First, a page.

Here's one of my favourite ornaments - yes, it's a pasta angel. A great project to make with the kids. 

Christmas pasta angel


I've always wanted to visit a Bavarian Christkindlmarkt. My son was on an exchange in Germany and brought back these decorations for me.

Christmas decs

 

I painted this Santa years ago in a workshop with the wonderful DeLane Lange.  I bring him out every year and although he's a little battered now, I like to think it only adds to his charm.

Christmas Santa cropped


Christmas tree cropped


Christmas Mantel

Wishing you a joyful Christmas and a wonderful 2015!

Deborah

December 1, 2014

 


fbook icon 60Zucchini and Herb Frittata

with Eggs from Robyn's Happy Chooks

Frittata baked 

Whenever my lovely country friend and neighbour, Robyn Goodwin (author/illustrator of the ‘Backyard Tales’ series of children’s books) gives me a carton of eggs she’s collected from her happy, free-ranging chooks, I start planning special things to make with them.  

This time I decided on a Devon honey cake and a zucchini frittata and had enough eggs left over for WGH* to make one of his yummy omelettes. He’s incredibly secretive about the method and won’t let me watch him cooking them so I have no idea what he does, but I have to tell you they’re the best omelettes I’ve ever tasted.

Since I can’t share the details of WGH’s omelette with you, here’s my frittata recipe instead  – if you can call it a recipe – I tend to cook by taste, smell, texture and appearance, which means the quantities are rather inexact and the instructions a tad vague. So treat this as a guide and vary it to suit yourself.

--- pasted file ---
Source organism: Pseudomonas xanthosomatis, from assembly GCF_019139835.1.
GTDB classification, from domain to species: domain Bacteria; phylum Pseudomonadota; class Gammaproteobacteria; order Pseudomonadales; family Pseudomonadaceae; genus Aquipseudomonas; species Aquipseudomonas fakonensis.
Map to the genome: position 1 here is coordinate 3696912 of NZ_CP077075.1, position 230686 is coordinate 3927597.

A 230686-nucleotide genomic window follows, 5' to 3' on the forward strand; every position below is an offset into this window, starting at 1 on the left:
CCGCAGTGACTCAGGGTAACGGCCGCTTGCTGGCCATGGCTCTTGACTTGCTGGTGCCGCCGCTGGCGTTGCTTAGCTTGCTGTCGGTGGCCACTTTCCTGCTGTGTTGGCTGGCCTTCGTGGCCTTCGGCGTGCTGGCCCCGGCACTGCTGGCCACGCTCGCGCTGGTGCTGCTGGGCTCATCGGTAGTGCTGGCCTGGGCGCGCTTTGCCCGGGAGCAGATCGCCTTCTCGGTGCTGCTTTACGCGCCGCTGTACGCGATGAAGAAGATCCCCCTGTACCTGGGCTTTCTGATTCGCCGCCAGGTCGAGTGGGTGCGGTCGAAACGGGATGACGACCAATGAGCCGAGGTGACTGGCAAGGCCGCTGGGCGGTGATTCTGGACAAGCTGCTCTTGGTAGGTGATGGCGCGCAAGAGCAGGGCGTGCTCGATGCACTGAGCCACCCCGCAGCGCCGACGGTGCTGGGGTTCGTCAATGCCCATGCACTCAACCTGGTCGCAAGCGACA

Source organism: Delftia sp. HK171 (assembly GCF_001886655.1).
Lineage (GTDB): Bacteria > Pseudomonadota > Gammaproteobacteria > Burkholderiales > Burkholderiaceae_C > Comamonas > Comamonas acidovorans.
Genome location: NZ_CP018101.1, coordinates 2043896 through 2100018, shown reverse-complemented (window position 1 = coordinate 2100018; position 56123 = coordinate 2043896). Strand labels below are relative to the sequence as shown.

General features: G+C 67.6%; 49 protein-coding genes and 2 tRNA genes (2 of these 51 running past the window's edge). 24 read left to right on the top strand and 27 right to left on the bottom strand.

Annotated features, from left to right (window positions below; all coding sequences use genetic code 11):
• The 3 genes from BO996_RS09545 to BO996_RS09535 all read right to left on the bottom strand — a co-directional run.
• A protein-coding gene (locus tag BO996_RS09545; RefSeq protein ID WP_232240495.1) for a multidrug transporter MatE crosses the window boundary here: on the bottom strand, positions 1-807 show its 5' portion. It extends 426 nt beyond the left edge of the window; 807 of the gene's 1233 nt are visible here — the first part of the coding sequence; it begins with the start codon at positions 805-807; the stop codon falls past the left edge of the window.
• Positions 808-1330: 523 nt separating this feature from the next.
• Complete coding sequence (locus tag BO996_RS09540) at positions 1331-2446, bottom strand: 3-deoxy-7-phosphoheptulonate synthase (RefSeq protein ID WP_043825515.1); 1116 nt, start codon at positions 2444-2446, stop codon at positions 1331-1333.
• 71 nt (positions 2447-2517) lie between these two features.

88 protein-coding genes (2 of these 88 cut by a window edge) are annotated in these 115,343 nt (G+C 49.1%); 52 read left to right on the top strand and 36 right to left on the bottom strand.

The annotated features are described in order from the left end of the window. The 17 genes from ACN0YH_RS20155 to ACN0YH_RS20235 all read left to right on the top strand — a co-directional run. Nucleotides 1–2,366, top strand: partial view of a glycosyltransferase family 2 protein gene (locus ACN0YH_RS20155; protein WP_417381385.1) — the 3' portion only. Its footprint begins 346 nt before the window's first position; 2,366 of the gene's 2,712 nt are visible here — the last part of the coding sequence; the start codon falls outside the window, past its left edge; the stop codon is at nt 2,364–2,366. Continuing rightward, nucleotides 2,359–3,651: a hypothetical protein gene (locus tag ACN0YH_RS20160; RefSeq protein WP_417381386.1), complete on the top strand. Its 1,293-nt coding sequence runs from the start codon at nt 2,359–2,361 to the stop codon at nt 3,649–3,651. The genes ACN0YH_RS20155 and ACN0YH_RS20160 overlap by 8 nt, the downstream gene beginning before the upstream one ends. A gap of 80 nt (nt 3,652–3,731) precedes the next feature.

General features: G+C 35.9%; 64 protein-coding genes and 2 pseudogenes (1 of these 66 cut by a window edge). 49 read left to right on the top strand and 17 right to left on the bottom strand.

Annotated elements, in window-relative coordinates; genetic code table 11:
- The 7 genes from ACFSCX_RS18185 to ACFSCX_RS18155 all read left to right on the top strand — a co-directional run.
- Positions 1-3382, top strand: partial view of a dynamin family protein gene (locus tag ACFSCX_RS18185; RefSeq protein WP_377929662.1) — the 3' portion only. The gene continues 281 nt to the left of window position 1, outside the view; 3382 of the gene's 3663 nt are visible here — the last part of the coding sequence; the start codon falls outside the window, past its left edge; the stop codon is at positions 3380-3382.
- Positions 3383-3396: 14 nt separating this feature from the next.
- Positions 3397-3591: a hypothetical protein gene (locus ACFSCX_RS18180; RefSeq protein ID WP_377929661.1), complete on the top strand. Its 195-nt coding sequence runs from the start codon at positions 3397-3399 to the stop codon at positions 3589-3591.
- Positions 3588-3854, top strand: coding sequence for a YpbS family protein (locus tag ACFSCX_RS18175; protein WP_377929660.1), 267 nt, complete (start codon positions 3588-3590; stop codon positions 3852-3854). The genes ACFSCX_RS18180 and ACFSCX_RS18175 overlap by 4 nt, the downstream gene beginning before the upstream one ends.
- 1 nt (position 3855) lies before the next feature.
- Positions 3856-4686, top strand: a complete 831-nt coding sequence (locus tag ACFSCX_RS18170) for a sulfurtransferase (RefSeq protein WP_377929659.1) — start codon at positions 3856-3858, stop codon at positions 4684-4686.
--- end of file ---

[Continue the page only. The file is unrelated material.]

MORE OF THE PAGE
Frittata ingredients

You’ll need:

  • About half a block of your favourite vintage Cheddar cheese, grated – I use Mersey Valley from Tassie. Use more if you love cheese and don’t have a cholesterol problem!
  • 2 zucchini, peeled and grated
  • 1 carrot, peeled and grated
  • The white section of a leek, very finely chopped
  • Chives, oregano leaves, thyme leaves, parsley – whatever you have in your herb garden – chopped
  • 1 ½ cups self-raising flour, sifted
  • ½ cup rice bran oil/grape seed oil. You could use olive oil but it has a stronger taste.
  • 5 free range and/or organic eggs, beaten lightly with a fork. Sometimes I add an extra egg just for good luck.
  • Salt and pepper


Line a lamington tin with baking paper cut larger than the size of the tin if its sides were flattened out. I always make diagonal cuts at the corners to help the paper sit neatly in the tin.

Gently mix the self-raising flour, eggs and oil in a bowl.

Carefully fold in the carrots, zucchini, leeks, herbs and cheese. Add salt and pepper to taste. Don’t overmix or you’ll make it tough.

Frittata mix with cheese cropped

Pour the mix into the tin and spread out neatly.

Frittata in tin cropped

Now for the fun part. Push halved heritage tomatoes into the top in a geometric pattern.

Frittata in tin with tomatoes cropped

Bake at 190° C (fan-forced 175 ° C) at least 30 minutes and check to make sure the top isn’t burning. My oven tends to cook things more on one side so I just turn the tin around at the halfway mark.

frittata in  tin cropped

Once your frittata is set and browned, remove from the oven and serve with a delicious salad. Mine consists of mixed leaves from my organic garden with avocado and pine nuts. 

Frittata on plate cropped

*WGH = World's Greatest Husband - it says so on his coffee mug!